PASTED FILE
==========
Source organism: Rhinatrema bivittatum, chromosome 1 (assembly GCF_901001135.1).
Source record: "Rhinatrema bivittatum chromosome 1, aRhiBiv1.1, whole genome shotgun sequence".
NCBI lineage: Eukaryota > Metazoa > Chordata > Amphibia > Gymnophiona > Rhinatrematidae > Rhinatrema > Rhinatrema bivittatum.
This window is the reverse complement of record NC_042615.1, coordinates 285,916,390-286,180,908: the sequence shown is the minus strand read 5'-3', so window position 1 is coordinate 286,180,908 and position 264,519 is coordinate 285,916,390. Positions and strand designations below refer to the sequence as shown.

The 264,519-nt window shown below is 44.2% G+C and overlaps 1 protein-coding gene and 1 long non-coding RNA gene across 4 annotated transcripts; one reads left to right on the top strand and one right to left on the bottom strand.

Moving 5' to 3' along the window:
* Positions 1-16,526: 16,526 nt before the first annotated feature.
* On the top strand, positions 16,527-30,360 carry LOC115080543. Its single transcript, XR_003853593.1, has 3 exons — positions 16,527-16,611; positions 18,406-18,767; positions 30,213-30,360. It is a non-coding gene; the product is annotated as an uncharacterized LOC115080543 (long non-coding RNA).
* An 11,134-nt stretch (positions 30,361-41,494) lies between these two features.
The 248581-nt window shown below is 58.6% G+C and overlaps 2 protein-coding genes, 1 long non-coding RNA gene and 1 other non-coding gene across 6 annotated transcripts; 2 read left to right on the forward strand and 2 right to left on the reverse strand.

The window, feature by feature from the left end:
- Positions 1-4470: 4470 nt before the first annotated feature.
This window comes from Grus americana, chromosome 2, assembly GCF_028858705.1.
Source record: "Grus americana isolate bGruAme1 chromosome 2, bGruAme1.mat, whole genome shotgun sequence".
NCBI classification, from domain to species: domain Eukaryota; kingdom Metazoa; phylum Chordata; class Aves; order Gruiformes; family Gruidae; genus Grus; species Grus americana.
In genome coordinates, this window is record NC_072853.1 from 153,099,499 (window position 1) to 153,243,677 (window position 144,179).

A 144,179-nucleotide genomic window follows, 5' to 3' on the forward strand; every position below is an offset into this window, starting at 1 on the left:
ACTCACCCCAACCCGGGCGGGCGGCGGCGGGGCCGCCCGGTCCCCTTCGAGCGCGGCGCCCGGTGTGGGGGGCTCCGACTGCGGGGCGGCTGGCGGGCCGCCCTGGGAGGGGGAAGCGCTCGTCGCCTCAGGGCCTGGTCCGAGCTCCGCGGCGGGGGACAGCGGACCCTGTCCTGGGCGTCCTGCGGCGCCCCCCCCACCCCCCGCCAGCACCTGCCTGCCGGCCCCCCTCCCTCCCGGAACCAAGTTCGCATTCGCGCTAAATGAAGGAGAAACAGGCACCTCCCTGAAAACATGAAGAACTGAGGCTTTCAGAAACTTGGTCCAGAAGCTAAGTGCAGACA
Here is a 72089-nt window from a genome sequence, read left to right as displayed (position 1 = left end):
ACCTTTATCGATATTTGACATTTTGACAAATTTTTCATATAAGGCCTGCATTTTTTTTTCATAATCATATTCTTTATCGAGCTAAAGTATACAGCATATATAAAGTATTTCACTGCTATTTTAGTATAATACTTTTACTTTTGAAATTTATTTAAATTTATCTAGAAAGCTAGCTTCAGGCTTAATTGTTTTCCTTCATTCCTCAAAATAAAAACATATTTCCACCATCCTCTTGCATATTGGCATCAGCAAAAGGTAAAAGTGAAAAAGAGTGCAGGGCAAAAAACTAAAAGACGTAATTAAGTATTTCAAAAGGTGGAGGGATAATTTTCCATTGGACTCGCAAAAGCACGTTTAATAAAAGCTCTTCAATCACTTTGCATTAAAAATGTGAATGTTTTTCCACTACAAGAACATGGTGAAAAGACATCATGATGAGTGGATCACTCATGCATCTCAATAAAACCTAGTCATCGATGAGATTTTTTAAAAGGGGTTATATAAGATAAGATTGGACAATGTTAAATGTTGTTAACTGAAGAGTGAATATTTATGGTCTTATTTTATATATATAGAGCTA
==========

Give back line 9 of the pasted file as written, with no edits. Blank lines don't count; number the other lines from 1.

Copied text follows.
* An 11,134-nt stretch (positions 30,361-41,494) lies between these two features.